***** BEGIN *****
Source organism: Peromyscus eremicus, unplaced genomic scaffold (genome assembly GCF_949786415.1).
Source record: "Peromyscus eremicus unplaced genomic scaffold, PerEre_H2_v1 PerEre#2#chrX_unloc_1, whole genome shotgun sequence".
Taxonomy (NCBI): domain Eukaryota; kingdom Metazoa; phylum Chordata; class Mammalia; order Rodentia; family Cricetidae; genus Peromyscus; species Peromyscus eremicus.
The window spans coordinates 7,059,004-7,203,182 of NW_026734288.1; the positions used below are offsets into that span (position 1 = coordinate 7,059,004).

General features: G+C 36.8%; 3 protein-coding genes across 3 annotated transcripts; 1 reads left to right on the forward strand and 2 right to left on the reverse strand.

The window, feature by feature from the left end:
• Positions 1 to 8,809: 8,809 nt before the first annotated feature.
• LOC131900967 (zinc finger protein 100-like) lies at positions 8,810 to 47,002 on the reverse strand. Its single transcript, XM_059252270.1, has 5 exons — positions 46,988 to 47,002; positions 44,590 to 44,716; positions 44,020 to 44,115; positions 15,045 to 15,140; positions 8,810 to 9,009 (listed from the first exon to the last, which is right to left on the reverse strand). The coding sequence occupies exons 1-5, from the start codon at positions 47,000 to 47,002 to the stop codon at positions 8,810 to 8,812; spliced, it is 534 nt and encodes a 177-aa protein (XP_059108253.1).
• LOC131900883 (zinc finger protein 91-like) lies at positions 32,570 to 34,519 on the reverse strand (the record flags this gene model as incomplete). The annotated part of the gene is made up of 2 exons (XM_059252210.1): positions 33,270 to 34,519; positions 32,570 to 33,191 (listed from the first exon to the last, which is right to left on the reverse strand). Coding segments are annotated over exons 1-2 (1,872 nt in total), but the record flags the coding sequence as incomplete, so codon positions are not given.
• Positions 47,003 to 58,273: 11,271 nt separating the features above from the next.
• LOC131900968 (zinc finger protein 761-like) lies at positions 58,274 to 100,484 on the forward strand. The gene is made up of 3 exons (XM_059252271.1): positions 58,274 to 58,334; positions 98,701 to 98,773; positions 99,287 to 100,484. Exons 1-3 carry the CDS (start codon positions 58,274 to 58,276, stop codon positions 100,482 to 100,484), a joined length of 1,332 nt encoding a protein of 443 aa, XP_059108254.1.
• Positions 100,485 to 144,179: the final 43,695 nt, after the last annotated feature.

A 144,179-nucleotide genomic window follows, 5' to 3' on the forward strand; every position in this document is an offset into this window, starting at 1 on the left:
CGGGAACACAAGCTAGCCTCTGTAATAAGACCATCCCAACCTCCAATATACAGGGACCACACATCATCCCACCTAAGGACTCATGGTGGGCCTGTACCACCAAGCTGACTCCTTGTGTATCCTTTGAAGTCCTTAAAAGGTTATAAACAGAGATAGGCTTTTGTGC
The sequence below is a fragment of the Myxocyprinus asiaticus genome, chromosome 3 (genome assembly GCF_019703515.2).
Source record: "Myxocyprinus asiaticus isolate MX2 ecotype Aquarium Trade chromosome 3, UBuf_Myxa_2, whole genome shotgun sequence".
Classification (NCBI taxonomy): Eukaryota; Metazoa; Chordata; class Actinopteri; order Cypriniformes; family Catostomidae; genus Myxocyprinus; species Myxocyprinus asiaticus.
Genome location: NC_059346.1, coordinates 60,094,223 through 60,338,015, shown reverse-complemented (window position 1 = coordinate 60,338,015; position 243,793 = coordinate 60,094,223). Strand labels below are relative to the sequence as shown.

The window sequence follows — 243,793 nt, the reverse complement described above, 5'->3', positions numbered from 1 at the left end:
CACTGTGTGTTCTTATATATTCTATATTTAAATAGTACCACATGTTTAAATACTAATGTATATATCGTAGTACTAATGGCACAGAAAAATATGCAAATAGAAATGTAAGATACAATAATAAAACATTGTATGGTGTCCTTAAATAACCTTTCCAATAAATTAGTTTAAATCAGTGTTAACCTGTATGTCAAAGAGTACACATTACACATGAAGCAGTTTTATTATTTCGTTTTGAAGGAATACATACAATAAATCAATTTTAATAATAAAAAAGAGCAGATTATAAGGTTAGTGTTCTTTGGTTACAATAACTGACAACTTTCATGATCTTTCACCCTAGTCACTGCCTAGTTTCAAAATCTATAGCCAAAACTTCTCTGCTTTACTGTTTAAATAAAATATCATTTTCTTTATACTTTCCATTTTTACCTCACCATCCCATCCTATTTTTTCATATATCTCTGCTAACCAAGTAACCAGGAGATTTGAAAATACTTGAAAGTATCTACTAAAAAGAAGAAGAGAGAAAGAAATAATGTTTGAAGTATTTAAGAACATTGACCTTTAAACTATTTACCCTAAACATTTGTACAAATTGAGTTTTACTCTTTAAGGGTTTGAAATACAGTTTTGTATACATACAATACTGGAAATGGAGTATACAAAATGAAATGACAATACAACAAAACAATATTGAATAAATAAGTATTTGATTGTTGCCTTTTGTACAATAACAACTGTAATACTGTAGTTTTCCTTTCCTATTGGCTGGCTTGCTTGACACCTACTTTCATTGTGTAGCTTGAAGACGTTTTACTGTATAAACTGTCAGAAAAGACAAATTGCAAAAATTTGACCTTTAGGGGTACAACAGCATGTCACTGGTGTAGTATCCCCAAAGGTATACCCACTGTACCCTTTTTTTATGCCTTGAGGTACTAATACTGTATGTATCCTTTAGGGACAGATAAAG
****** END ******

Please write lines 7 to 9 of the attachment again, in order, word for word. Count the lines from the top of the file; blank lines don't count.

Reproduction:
• Positions 1 to 8,809: 8,809 nt before the first annotated feature.
• LOC131900967 (zinc finger protein 100-like) lies at positions 8,810 to 47,002 on the reverse strand. Its single transcript, XM_059252270.1, has 5 exons — positions 46,988 to 47,002; positions 44,590 to 44,716; positions 44,020 to 44,115; positions 15,045 to 15,140; positions 8,810 to 9,009 (listed from the first exon to the last, which is right to left on the reverse strand). The coding sequence occupies exons 1-5, from the start codon at positions 47,000 to 47,002 to the stop codon at positions 8,810 to 8,812; spliced, it is 534 nt and encodes a 177-aa protein (XP_059108253.1).
• LOC131900883 (zinc finger protein 91-like) lies at positions 32,570 to 34,519 on the reverse strand (the record flags this gene model as incomplete). The annotated part of the gene is made up of 2 exons (XM_059252210.1): positions 33,270 to 34,519; positions 32,570 to 33,191 (listed from the first exon to the last, which is right to left on the reverse strand). Coding segments are annotated over exons 1-2 (1,872 nt in total), but the record flags the coding sequence as incomplete, so codon positions are not given.